TEHRAN (Iran) — Iran’s foreign minister on Monday criticized the United States and Israel for not taking the threat of military action against Tehran off the table following the landmark nuclear deal between Iran and world powers.
The official IRNA news agency quoted Iran’s top diplomat, Mohammad Javad Zarif, as saying the military option remains a very hazardous idea.
“Applying force … is not an option but an unwise and dangerous temptation,” he said. Yet, Zarif added, “there are people who talk about illegal and illegitimate application of force” for their own purposes.
He called the nuclear deal reached last week a “victory of diplomacy over war and violence.”
Zarif did not single out any specific country but his remarks came a day after US Defense Secretary Ash Carter said during a visit to Israel that the accord imposes no limits on what Washington can do to ensure the security of Israel and US Arab allies.
Carter said aboard a flight on July 19 from Washington to Israel that “one of the reasons why this deal is a good one is that it does nothing to prevent the military option.”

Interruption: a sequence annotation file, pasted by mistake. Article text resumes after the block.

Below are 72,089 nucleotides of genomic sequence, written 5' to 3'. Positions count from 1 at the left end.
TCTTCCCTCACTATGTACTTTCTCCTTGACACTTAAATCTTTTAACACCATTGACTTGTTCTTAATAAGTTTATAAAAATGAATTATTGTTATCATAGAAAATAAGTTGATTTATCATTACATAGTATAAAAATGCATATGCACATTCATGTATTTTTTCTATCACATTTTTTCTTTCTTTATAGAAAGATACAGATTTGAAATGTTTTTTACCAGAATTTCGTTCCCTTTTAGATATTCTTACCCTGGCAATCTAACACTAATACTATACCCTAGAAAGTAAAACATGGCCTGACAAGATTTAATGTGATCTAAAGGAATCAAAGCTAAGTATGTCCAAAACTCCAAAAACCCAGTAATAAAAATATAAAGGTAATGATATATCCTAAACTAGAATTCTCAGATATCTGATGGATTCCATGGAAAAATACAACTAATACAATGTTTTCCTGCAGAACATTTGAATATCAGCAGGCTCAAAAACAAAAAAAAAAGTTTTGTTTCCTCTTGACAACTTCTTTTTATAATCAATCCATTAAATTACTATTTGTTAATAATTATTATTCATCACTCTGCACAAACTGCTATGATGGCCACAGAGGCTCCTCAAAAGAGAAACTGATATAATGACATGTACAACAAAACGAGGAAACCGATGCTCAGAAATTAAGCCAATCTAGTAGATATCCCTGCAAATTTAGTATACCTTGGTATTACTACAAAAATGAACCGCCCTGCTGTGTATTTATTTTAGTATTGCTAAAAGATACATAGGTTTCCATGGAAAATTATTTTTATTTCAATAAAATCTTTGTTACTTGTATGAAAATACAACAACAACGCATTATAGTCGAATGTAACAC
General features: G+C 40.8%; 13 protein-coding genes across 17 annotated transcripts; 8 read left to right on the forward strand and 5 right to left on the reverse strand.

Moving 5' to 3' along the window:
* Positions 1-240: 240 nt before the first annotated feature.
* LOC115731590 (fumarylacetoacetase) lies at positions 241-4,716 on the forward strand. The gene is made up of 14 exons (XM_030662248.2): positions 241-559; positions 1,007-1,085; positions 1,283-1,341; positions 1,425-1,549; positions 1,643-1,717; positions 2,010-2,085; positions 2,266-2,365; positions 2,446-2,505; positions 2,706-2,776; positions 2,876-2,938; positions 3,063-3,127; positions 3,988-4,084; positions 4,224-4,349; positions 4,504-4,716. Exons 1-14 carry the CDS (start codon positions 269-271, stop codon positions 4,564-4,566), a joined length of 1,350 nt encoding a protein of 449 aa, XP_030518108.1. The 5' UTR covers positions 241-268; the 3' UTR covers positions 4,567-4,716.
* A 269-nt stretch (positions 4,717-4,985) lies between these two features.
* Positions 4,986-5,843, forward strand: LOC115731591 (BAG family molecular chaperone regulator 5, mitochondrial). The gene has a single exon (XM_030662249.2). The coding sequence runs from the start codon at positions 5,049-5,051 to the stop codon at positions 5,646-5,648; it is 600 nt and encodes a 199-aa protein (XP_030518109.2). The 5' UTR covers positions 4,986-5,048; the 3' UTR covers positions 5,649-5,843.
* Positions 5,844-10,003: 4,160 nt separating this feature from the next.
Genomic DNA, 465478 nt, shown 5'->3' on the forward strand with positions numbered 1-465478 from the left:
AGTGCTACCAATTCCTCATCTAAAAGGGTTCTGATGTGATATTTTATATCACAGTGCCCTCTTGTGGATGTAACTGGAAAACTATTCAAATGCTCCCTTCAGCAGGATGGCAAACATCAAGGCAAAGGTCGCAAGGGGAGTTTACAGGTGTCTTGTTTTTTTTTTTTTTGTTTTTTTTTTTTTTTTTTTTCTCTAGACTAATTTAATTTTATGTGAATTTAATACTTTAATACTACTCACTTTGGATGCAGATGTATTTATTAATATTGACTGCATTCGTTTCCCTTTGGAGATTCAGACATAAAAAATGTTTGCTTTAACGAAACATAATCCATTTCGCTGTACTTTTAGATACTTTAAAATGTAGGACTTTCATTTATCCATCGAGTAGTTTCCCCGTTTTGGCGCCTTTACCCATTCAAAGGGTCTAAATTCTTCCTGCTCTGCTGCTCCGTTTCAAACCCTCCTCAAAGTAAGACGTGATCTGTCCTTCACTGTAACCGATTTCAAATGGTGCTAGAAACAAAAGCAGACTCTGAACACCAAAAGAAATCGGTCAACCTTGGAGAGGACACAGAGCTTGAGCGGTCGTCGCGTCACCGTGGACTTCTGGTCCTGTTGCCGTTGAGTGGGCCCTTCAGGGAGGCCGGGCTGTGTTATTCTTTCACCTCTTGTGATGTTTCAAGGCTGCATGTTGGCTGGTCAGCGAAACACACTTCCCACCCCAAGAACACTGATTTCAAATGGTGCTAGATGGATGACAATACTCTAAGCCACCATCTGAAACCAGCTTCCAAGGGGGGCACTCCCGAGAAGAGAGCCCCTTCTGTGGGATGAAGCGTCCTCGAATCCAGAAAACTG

Carter arrived in Israel on July 20, marking the first Cabinet-level U.S. visit to the country since the Iran nuclear deal was announced. Israel is the first stop on a Middle East trip by Carter to explain the Iran nuclear deal to U.S. allies in the region. He will also visit Saudi Arabia, and Jordan.
Israeli Defense Minister Moshe Yaalon said Israel appreciates its friendship with the United States and thanked Carter for his contributions to Israeli security.
Israeli Prime Minister Benjamin Netanyahu has been harshly critical of the deal, asserting that it clears the way for Iran to build nuclear weapons that would threaten Israel’s existence and ultimately diminish US and global security. He has also strongly hinted that military action remains an option.
Also on Monday, the UN Security Council endorsed the nuclear deal and adopt a series of measures leading to the end of U.N. sanctions that have hurt the Iranian economy.
Under the agreement, Iran’s nuclear program will be curbed for a decade in exchange for potentially hundreds of billions of dollars’ worth of relief from international sanctions.